News: ANA graduate from preventive medicine course
Story by Bill Putnam
CAMP LEATHERNECK, Afghanistan - In a small ceremony inside a medium tent, five Afghan National Army soldiers and officers took a step toward preventing illnesses in their home kandaks when they graduated from a preventive medicine class Mar. 31.
The two-week train-the-trainer course here, taught by U.S. Navy corpsmen from the Joint Sustainment Academy Southwest with curriculum developed by the JSAS and Regional Support Command Southwest medical advisers, was designed to help the ANA set up preventive medicine programs in their 215th Maiwand Corps kandaks.
Preventive medicine is done to stop diseases and illnesses that can take soldiers off the battlefield. The course covered everything from food and water storage to making sure latrines are kept clean.
U.S. Army Maj. Rod Sanders, a medical adviser with RSC-SW, said most ANA injuries, deaths and illnesses are non-battle related.
“So if we can get a handle on this and prevent all these illnesses that are going around, telling you a huge impact for this country,” Sanders noted.
It was a class of firsts for some of the students. U.S. Navy Lt. j.g. Jacob Edwards, a preventive medicine instructor at the JSAS, showed them water from a “gray water” pit where shower water collects. Most of the students had never looked through a microscope before, peered in and saw the organisms in the water.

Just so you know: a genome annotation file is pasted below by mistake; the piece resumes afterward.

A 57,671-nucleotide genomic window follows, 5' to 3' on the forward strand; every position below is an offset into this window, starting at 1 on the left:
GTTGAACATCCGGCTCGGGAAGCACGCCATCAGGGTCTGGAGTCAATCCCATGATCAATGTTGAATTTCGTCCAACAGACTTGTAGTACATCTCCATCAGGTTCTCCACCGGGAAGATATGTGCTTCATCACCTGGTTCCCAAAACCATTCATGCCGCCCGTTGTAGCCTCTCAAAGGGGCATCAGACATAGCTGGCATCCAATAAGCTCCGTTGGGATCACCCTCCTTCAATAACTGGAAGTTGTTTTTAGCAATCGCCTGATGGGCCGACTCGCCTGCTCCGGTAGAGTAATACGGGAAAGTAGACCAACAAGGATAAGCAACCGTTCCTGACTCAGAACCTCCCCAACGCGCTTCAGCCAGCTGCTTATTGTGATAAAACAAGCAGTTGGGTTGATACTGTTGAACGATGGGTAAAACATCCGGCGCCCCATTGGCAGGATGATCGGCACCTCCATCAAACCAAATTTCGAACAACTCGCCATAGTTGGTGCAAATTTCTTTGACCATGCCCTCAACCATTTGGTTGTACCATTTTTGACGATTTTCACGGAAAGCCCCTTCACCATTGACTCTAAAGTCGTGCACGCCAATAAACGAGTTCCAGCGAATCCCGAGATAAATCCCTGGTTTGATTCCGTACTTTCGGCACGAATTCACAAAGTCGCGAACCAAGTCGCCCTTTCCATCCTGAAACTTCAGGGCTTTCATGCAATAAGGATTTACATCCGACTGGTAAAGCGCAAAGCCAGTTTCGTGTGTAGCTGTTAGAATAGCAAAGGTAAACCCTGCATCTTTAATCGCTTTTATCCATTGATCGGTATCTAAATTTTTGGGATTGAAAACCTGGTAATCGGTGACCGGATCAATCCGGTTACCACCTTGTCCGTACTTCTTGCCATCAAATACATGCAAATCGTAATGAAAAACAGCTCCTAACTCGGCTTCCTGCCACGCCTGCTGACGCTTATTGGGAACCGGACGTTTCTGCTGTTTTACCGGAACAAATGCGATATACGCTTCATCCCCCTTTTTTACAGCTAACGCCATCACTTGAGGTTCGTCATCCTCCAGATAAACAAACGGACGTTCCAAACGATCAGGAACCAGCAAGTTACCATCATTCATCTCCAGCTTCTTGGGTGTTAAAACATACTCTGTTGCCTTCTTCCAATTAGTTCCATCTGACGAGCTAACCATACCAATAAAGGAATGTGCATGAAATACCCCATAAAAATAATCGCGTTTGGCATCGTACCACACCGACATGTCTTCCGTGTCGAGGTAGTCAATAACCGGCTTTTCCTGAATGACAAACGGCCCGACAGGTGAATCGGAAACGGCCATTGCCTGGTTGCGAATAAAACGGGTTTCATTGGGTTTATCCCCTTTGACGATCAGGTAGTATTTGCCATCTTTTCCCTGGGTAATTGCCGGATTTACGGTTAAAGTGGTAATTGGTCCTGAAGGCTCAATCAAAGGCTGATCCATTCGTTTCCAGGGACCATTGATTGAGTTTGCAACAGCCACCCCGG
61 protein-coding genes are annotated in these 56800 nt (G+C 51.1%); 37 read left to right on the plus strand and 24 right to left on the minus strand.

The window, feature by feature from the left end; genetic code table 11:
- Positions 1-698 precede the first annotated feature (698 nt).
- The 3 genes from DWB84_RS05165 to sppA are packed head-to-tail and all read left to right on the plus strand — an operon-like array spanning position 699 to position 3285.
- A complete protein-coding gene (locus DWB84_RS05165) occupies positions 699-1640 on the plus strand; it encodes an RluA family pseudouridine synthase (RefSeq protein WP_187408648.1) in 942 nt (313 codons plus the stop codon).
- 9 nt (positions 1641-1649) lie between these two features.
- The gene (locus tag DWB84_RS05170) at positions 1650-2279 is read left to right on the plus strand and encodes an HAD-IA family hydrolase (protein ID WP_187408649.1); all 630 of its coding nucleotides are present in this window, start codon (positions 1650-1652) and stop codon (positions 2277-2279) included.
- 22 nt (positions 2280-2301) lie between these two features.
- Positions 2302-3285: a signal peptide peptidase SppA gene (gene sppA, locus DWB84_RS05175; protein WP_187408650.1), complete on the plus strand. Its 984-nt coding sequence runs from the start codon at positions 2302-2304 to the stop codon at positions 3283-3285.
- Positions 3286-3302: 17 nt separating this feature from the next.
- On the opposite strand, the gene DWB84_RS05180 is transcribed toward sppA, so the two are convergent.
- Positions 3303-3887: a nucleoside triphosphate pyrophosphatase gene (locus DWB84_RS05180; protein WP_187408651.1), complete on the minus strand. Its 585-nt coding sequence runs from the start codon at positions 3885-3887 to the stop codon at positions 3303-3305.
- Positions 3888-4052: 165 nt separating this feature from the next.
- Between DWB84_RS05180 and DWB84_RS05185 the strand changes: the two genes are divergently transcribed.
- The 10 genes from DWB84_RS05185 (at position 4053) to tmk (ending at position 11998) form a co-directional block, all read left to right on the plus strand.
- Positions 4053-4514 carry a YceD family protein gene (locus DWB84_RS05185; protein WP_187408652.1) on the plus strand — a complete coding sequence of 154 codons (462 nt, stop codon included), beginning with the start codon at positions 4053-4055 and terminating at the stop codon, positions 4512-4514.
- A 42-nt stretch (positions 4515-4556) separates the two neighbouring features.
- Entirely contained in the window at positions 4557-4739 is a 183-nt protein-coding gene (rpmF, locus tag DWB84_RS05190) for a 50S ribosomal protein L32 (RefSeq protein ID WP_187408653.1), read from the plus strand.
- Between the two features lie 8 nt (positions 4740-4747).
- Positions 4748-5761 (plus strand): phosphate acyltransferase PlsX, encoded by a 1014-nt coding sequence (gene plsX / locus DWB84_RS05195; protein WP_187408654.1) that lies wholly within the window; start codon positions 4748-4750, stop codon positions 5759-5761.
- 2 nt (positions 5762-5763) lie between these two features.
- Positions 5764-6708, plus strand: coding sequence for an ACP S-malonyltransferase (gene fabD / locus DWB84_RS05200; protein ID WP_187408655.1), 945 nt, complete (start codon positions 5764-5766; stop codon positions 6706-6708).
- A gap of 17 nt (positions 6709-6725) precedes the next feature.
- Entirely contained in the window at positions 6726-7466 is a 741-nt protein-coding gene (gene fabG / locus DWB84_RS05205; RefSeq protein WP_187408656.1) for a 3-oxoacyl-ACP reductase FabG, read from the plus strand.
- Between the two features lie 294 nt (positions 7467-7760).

Edwards said that exercise helped the future lessons click in the students’ minds.
“And I really think we did with that because everything we taught after that we were really able to push back to ‘remember those germs that were down there under the microscope? This is how they get into you, this is how they make you sick,’” Edwards said after the short ceremony.
The course actually went faster than the instructors planned, said Sanders, who also helps teach the ANA combat medic course at the Regional Military Training Center. Sanders helped develop the course with the JSAS instructors and get the course material ready. Given Afghanistan’s high illiteracy rate they didn’t expect this class length to be cut from four to two weeks.
“Our big surprise was that these guys were highly educated, all of them could read, and the thing that really accelerated it was that we didn’t need to translate it into Pashtu because all of them understood Dari,” Sanders said.
The class’s success bodes well for the future of preventive medicine in the 215th Maiwand Corps, Sanders and Jacobs said.
Two of the students, both officers, have been identified to be future instructors, Sanders noted.
Sanders said the course should be managed by the Maiwand Corps, and the Americans will be there “just standing in the corner advising and helping them with it, pulling it together. That’s the plan,” Sanders explained.
“When I go back to my unit I like to get the knowledge, take the knowledge back with me,” ANA 1st Lt. Ghulam Mohammad Basharmal said through a linguist. “The knowledge I take with is me is very important. It’s regarding the cleaning the environment, cleaning the personal, the hygiene. These are very important steps and very basic steps. But this is the knowledge a lot of people don’t really have.”